Depending on the silviculture management system, management tempo is characterised by successive (even-aged systems) or simultaneous (uneven-aged systems) application of four main interventions. The first one, called tending, consists in a general improvement of the stand at young development stages by reducing tree density and modifying tree species’ relative frequencies (frequency-dependent selection). The second one, called thinning, is similar to tending but concerns more mature stands. Thinning mainly regulates competition between trees by decreasing density (i.e. density-dependent selection). Preferential selection of species is still possible at this stage, although usually considered less efficient. The third intervention, harvesting, creates open areas of different sizes depending on the silviculture system considered: tree crown size in the individual selection system, several hundred metres in the group selection system, several hectares for the uniform shelterwood system or up to clear-cuts, which can be very extensive. Harvesting usually leads to regeneration or recruitment pulses (sometimes preceded by soil preparation), either naturally or through a mix of natural regeneration and planting of seedlings: this is the last intervention called regeneration. Regeneration is of major importance because this is the step where managers pay particular attention to the acquisition of species mixing. Planting seedlings can be targeted to gaps or in relation to neighbouring trees to increase mixing or density. This type of planting program can either enrich species assemblages or mimic regeneration pulses when the planted species are the same as those of mature trees.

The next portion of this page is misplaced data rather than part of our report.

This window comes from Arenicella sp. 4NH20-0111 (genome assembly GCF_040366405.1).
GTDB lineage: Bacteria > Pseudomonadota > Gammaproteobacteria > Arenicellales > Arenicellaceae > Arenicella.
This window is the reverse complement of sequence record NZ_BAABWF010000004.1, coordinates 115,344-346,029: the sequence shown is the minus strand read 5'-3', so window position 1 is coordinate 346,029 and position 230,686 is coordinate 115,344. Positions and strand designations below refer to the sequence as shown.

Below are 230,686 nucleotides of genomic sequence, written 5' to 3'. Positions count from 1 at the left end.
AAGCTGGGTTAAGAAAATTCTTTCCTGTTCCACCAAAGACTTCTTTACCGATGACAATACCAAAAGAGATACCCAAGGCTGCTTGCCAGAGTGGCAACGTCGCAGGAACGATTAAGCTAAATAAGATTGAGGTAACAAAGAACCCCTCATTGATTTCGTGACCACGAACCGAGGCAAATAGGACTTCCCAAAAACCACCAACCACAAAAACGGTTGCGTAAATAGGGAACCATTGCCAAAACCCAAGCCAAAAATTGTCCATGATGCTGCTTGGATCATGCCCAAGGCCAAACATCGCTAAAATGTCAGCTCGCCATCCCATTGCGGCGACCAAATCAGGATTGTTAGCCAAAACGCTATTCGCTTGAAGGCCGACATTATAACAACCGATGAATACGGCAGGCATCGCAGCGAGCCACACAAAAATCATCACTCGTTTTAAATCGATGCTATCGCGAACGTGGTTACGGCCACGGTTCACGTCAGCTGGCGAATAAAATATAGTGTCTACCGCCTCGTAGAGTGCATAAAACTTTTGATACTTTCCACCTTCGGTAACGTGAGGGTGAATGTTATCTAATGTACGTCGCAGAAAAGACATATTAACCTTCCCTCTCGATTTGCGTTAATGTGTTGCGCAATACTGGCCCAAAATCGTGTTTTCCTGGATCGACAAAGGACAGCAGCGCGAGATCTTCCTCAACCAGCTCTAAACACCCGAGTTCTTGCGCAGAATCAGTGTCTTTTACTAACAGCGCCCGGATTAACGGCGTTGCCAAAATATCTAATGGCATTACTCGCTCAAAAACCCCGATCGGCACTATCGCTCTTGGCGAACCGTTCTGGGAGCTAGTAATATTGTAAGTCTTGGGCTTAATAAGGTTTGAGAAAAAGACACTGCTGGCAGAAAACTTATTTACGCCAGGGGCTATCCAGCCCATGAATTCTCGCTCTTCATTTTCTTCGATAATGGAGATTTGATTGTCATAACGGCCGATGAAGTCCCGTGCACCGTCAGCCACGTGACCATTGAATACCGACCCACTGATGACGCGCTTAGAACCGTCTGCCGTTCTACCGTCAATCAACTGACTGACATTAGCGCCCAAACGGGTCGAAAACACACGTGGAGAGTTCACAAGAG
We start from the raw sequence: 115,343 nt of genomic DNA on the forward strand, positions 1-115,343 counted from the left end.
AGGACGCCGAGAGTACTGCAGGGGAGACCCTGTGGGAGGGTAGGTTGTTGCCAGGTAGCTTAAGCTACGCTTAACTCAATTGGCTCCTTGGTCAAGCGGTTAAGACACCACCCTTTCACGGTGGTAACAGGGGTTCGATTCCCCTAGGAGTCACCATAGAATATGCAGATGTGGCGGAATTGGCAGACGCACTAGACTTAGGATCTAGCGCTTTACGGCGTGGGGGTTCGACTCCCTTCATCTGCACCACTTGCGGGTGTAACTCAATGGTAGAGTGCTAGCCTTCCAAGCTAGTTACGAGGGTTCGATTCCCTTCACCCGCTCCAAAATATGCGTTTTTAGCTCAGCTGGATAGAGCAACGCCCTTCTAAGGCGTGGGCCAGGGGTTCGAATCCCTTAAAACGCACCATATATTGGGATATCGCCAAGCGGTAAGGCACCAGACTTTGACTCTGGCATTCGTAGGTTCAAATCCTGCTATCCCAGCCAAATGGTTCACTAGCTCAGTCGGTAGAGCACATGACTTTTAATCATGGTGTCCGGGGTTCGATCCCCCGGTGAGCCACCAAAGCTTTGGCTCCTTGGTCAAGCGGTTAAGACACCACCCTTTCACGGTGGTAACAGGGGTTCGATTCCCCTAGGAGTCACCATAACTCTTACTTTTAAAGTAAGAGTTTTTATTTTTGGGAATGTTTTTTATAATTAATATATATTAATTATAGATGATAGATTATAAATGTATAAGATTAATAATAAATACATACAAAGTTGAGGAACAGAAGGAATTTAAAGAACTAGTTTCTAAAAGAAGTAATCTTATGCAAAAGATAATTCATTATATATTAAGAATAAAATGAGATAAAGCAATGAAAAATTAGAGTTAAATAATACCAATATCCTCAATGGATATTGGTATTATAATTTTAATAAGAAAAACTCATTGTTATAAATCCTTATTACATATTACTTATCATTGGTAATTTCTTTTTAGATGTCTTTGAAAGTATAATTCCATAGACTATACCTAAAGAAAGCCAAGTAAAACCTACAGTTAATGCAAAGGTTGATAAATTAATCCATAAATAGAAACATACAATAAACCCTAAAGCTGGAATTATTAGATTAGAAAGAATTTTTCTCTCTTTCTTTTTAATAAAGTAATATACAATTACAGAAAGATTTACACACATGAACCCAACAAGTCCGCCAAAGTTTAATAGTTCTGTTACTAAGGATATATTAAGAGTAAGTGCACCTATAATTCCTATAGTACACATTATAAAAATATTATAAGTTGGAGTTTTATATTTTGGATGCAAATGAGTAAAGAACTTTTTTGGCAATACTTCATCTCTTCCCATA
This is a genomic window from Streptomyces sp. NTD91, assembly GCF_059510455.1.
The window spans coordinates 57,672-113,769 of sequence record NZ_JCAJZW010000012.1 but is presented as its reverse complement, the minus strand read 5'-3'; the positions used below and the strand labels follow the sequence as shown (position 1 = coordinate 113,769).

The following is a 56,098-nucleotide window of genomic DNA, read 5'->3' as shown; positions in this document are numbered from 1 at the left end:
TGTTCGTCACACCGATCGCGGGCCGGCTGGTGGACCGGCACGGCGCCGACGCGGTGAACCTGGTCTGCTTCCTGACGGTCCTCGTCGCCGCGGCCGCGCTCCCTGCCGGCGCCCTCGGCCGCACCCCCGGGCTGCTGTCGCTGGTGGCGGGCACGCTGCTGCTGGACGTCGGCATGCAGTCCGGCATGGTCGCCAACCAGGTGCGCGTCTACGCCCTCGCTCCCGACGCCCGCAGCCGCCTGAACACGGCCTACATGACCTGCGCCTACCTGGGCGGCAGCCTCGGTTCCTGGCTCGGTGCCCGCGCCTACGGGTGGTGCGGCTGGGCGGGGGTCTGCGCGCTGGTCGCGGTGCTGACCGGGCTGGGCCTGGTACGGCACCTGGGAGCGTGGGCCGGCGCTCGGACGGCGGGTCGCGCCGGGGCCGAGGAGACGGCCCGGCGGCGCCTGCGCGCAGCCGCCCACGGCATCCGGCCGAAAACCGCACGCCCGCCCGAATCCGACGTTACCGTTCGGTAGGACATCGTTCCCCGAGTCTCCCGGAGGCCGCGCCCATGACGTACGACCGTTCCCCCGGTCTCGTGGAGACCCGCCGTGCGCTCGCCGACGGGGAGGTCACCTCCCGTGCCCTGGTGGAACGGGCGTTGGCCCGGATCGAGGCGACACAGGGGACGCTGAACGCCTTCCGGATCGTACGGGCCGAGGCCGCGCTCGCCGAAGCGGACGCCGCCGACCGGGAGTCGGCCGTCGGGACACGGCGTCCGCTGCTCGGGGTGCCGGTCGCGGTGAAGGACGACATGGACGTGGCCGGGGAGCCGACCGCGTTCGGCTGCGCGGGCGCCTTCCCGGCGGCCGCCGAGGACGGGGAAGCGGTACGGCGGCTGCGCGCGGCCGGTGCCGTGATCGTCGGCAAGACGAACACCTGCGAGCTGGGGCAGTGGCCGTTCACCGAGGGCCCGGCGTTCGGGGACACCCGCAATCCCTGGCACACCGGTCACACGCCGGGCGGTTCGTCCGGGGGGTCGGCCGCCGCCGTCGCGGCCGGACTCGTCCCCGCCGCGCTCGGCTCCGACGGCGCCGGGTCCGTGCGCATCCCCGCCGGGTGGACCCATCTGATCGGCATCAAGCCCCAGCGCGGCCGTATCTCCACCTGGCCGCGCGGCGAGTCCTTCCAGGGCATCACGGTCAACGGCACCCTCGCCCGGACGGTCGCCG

4.2 Illustrating the effects of management on coexistence mechanisms